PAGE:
It’s December 2014 and, for WWE Superstar Big E, “things have gone awry.”
Then Intercontinental champion, the powerhouse favourite is playing the role of babyface, the wrestling world’s version of the good guy, who is universally adored and cheered by fans.
On this night in New Jersey, however, a raucous crowd is going against the grain. His opponent – the supposed villain of the piece – is the one with the support of the 16,000 in attendance.
It’s not a new sensation in wrestling. Occasionally audiences will gravitate to a charismatic, cheeky ‘heel' – this one being played by Britain’s Wade ‘Bad News’ Barrett.
Their fondness for the brash, loudmouth Barrett is not because of any dislike of Big E, but that is scant consolation to the man who now stands at the very top of the sport as WWE Champion.
Now at the summit of the industry after a career-making win over Bobby Lashley last month, the 35-year-old looks back at that night seven years ago as one of his undoubted lows.
“I was in a programme with Bad News Barrett,” the champ tells The Independent. “He was super over and had that scissor lift and was getting great reactions.
“The night that I dropped the title, I was blowing my comeback and getting booed and, as a babyface, that’s the worst!
“When you’ve got your heel rocking and rolling and you’re getting booed... oh no! Things have gone awry!
“I ended up losing the title that night and it got to a point afterwards where [WWE agent] Road Dogg said: ‘We need to get you to work on something and find something because we have no plans for you right now.’
“Thankfully, that same day [Xavier] Woods came up to me and pitched doing a faction [group]. That took some time to get going of course!”
If that was a moment when Big E feared for his WWE future, it wasn’t the only one.
He recalls the sinking feeling he had after receiving an e-mail telling him he’d no longer be required to travel to their Monday Night Raw television show.
For talent of the time – prior to WWE’s brand split – such a message could often be perceived as a death knell for careers.
Big E remembers: “It said that [I] wasn’t going to Raw anymore and was only needed for SmackDown... at the time it typically meant those people were either doing dark [non-televised] matches, and not long after were either back on [developmental show] NXT or were fired.
“For me that felt like, ‘Oh, my career is not going the way I wanted it to…” and that I was either going to be either demoted or let go very soon.
“Those were moments where I thought, ‘I need a life raft here,’ and I’m very grateful that some idea, some person came along at the right time and kept my career afloat.
“I look back at those moments and I’m thankful that I survived, thankful that I could ride those waves and those rough times, and I’m still here.”
It’s safe to say that things did indeed pick up for Big E after that. Not before long he was part of The New Day alongside Woods and Kofi Kingston.
They’ve since established themselves as one of the industry’s most successful and popular tag teams of all time, racking up title reigns into double figures as they dance and gyrate with an enthusiasm that’s without equal.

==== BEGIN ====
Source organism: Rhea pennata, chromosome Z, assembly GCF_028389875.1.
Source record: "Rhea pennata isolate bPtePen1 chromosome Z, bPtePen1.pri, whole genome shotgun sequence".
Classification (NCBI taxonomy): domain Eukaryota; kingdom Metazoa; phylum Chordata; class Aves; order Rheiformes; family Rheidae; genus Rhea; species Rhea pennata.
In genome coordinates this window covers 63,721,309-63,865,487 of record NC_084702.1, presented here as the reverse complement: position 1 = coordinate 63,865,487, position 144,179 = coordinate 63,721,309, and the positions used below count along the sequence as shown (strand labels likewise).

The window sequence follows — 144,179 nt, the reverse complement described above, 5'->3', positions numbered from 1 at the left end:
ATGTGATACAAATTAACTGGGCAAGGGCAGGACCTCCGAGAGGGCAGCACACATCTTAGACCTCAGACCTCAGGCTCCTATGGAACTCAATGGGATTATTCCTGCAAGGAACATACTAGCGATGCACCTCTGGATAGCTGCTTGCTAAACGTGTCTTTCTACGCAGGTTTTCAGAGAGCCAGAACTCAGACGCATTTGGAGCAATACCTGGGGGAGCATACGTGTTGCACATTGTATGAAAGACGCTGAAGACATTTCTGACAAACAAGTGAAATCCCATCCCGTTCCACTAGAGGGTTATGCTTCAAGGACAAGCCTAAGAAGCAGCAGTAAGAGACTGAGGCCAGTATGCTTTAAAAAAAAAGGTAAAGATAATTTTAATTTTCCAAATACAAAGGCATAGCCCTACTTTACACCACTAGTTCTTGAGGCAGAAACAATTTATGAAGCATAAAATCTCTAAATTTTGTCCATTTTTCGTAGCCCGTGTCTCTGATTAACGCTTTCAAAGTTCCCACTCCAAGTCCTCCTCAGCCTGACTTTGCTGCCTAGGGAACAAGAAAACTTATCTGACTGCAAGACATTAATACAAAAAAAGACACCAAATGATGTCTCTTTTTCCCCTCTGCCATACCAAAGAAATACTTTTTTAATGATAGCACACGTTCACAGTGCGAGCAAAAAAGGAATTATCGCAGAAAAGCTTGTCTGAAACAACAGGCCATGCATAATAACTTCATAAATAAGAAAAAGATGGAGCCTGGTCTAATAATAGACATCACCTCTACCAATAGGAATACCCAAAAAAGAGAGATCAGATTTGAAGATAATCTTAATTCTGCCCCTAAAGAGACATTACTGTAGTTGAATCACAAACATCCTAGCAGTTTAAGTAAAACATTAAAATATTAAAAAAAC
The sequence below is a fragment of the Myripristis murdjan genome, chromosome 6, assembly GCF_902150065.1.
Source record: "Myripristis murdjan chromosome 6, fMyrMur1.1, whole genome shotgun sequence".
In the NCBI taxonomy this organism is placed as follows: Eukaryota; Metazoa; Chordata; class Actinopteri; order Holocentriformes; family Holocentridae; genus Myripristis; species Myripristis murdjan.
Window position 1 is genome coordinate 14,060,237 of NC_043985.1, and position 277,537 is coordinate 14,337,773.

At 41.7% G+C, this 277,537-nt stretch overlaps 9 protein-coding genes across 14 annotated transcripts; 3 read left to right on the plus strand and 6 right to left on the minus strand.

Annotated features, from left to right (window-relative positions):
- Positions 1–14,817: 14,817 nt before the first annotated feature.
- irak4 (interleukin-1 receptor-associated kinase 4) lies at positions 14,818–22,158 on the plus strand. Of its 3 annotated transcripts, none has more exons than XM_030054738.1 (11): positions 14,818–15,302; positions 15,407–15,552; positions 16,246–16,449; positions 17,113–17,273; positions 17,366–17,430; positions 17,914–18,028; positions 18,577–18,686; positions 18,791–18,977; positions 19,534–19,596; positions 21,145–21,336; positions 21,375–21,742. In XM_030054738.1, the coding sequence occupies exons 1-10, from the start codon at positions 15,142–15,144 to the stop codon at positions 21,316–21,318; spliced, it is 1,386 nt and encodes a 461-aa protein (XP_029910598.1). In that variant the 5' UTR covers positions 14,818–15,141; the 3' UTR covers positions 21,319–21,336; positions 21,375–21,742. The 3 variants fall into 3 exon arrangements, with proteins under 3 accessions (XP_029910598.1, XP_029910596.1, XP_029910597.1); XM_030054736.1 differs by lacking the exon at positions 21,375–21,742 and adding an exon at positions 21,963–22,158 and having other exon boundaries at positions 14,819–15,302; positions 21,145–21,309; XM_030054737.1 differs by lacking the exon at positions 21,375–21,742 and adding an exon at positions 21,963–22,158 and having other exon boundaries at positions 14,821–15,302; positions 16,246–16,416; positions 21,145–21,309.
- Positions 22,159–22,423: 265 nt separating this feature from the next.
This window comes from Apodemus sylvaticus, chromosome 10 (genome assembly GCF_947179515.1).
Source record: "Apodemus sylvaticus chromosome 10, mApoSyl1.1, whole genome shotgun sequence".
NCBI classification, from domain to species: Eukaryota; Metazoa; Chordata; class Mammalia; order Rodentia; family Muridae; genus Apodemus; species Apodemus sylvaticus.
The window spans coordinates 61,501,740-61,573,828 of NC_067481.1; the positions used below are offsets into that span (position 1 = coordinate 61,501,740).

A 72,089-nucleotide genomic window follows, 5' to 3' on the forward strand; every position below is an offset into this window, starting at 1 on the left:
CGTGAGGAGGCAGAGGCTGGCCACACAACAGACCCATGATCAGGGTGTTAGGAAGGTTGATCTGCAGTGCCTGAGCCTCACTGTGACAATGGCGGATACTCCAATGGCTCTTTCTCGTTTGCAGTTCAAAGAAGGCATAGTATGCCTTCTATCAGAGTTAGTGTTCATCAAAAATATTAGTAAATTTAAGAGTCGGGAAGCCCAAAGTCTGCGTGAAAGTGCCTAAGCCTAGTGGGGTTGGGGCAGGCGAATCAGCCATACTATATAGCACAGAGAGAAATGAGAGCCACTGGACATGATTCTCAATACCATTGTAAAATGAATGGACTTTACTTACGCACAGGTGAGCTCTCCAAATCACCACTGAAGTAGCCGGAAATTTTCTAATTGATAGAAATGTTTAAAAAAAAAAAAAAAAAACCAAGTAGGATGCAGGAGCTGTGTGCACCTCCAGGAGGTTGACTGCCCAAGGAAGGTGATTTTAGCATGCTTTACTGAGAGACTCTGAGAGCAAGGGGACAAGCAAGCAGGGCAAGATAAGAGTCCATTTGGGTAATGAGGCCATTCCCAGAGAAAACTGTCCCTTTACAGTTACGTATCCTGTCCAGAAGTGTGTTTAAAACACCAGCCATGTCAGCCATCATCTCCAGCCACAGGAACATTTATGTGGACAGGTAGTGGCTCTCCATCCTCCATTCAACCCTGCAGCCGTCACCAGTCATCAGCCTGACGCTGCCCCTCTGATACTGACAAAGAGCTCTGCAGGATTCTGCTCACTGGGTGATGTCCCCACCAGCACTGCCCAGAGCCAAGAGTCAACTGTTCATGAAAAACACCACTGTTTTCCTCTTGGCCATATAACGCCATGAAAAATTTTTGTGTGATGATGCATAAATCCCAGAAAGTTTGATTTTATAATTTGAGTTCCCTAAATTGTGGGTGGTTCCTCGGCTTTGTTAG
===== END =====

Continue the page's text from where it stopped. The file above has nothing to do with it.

Big E of course now holds professional wrestling’s most prestigious and storied singles title, with his teammates always there to support him – similar scenes surrounding Kingston when he won the WWE title in a fairytale moment in 2019.
Despite all the success, fame, money, and notoriety that’s entered Big E’s life in the last few years, one remarkable trait remains – his humility.
His own title win was greeted with a reaction amongst his peers that was universally positive – overwhelmingly in fact.
While kind wishes being thrust upon a new incumbent is far from rare, for the Floridian it felt different. It was genuine and comprehensive.
The reason why seems clear: Big E is plainly a nice guy. It’s not an act or facade, and that can at times be equally rare in an industry that has historically played host to more than its share of selfishness.
“I never want to lose myself to fit a certain mould or to feel like I need to be less nice to be a champion or a locker room leader,” he explains, when asked how he manages to stay on the side of good when it is so easy to fall astray to fame’s temptations.
“If that’s what it takes to be successful in this industry, that’s an industry I don’t need to be a part of. It is vitally important to me to be a human being I can be proud of and be the kind of person I want to be.
“That has been a point of emphasis for me during the pandemic: working on myself and growing. I feel like I have worked through a lot in my life, and I feel more clear about my purpose and direction.
“I don’t want to sit here and pat myself on the back for always doing the right thing, because I’m flawed, we all are – but it is very important to me to continue to do my best... to have a positive impact on people.
“There’s the mantra that people will often forget what you did for them, but they’ll never forget how you made them feel.
“I don’t know when my time on this earth will be over, but I hope that the world will be better off for having me.”
Catch WWE Champion Big E defending his title against the UK’s Drew McIntyre in Saudi Arabia at WWE Crown Jewel on 21 October, airing in the UK on WWE Network. Visit wwe.com for more.
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